Run this without mile-high glaciers (or do, if adventures beyond “The Wall” are your thing) and this has all sorts of amazing potential. New kingdoms, new ambitions, new religions. Maybe the Nordic sagas are the predominant faith? Or the beliefs of the North American eastern tribes? So many possibilities, so many adventures.
Another great locale on this map? The Sahara dotted by fertile lands and fresh-water lakes. Imagine the possibilities of such a landscape as the hub of African peoples, cultures from so many rich traditions and ages mingling and co-existing.
Other “new lands” your players will be eager to explore? How about the land bridges? There are lands connecting Australia to southeast Asia, Russia to Alaska and Japan to the Korean peninsula. And though there are gaps, the Caribbean Islands are much closer to Florida, Yucatan peninsula, Cuba and the Bahamas, which have beefier coastlines.
The beauty of maps like these for exploration games is that “things aren’t as they ‘should’ be” — but close enough to our present reality to be recognizable and still contain a sense of mystery.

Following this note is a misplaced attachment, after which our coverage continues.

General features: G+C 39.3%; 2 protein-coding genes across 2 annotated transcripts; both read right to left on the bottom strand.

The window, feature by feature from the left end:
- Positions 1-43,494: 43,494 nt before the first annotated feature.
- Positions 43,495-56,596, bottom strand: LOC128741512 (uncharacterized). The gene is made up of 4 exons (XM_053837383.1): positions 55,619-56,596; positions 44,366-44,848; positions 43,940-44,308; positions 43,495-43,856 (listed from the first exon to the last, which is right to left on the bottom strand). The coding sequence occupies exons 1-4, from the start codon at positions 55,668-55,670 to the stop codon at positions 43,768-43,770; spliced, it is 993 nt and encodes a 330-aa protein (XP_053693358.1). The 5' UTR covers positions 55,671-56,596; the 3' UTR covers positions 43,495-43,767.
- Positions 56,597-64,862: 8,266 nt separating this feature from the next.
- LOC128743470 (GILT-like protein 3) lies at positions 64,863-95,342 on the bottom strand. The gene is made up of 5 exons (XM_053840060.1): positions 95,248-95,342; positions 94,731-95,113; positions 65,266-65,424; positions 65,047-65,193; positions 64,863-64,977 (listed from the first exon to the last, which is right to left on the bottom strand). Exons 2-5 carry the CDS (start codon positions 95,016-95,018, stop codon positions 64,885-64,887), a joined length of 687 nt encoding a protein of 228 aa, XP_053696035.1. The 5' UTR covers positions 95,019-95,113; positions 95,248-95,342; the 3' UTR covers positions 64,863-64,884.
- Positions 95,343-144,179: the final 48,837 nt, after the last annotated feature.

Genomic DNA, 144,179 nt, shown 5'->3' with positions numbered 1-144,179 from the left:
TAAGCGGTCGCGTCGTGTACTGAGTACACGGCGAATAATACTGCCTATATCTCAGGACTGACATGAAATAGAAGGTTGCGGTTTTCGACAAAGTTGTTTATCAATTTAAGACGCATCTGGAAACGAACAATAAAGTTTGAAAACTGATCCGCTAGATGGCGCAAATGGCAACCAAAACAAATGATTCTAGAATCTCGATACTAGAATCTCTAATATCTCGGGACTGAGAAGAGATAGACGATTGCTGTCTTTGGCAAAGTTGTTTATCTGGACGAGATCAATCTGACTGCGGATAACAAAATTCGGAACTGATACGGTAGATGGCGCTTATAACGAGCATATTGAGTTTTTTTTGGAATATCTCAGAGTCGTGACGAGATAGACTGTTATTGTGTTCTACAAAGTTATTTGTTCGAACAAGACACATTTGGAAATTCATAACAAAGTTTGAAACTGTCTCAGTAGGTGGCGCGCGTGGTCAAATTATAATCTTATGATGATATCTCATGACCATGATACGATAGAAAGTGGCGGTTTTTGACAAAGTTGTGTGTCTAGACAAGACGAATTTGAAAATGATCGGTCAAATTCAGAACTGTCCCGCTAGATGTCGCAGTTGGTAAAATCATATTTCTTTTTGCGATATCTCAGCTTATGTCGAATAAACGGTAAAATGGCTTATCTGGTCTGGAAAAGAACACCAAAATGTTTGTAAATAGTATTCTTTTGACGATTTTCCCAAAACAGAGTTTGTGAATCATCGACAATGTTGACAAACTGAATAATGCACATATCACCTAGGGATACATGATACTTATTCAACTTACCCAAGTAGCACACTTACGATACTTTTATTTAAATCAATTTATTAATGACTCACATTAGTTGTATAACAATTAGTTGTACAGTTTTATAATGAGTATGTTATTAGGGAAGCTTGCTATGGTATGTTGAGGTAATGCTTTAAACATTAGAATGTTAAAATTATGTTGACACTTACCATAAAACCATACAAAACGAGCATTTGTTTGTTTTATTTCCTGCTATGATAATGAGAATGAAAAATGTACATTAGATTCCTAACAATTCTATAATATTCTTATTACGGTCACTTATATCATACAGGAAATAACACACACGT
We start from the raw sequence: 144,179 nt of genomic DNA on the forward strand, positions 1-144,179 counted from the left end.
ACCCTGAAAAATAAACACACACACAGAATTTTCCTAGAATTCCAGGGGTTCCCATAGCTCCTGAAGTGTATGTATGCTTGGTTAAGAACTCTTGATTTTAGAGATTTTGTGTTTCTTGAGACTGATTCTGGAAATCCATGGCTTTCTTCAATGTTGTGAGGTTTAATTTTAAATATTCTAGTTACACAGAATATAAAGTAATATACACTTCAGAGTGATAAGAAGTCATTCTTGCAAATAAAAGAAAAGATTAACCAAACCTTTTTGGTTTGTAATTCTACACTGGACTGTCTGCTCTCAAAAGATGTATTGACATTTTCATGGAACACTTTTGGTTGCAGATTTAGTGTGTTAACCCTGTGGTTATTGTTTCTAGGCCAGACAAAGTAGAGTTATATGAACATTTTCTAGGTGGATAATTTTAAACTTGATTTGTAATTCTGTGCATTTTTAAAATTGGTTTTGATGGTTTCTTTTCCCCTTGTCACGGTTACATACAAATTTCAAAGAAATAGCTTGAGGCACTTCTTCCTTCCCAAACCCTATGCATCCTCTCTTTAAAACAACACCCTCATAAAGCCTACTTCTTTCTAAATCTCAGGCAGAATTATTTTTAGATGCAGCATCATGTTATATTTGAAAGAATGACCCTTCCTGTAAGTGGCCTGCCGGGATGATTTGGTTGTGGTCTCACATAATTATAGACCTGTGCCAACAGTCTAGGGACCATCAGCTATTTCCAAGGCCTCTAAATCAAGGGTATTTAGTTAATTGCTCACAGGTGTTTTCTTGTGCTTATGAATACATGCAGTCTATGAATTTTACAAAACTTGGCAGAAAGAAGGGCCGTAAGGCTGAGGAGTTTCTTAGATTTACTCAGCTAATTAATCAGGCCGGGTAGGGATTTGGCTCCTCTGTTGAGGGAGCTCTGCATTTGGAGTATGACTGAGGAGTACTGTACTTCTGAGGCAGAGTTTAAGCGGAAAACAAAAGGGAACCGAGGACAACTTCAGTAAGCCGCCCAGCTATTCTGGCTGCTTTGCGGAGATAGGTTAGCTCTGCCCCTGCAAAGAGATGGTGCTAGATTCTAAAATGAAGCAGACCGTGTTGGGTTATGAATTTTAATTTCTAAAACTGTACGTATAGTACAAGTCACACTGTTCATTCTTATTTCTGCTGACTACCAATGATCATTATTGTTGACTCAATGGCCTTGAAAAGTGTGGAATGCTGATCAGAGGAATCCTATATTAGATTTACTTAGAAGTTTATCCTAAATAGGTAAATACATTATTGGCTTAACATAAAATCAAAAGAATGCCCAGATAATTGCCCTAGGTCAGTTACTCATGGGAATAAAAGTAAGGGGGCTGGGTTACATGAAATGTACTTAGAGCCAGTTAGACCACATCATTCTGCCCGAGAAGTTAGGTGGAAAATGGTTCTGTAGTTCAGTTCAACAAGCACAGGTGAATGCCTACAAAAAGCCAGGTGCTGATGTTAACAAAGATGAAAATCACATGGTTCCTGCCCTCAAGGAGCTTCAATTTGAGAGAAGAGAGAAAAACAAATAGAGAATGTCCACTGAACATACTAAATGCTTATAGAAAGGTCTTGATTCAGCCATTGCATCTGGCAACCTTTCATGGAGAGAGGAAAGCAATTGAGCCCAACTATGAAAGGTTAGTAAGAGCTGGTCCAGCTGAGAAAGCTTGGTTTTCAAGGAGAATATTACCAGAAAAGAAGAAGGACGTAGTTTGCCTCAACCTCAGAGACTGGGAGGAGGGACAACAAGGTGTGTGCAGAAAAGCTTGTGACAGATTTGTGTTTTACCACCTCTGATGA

And a map like this works for any type of game — not just one set in an ice age. A world of the near-future or even far-future works equally well, especially if you form new nations and new superpowers from what the map provides. Queensland, using the area around “Lake Carpentaria” as a base, could be the world’s new superpower. You never know.Credits: “Future Earth,” National Geographic magazine, June 6, 2018 issue. “Italy,” Reader’s Digest Wide World Atlas, fourth printing, July 1984. The World-Ice Age, JaySimons, DeviantArt.com and Halcyonmaps.com.
This summer, we're taking the all-new "Upgrading your local development environment with DDEV" lesson from our 12-week Drupal Career Online class and bringing it with us as we visit three different Drupal events around the USA. At each event, we'll be presenting it as a full-day workshop at no- or (very) low-cost to event attendees.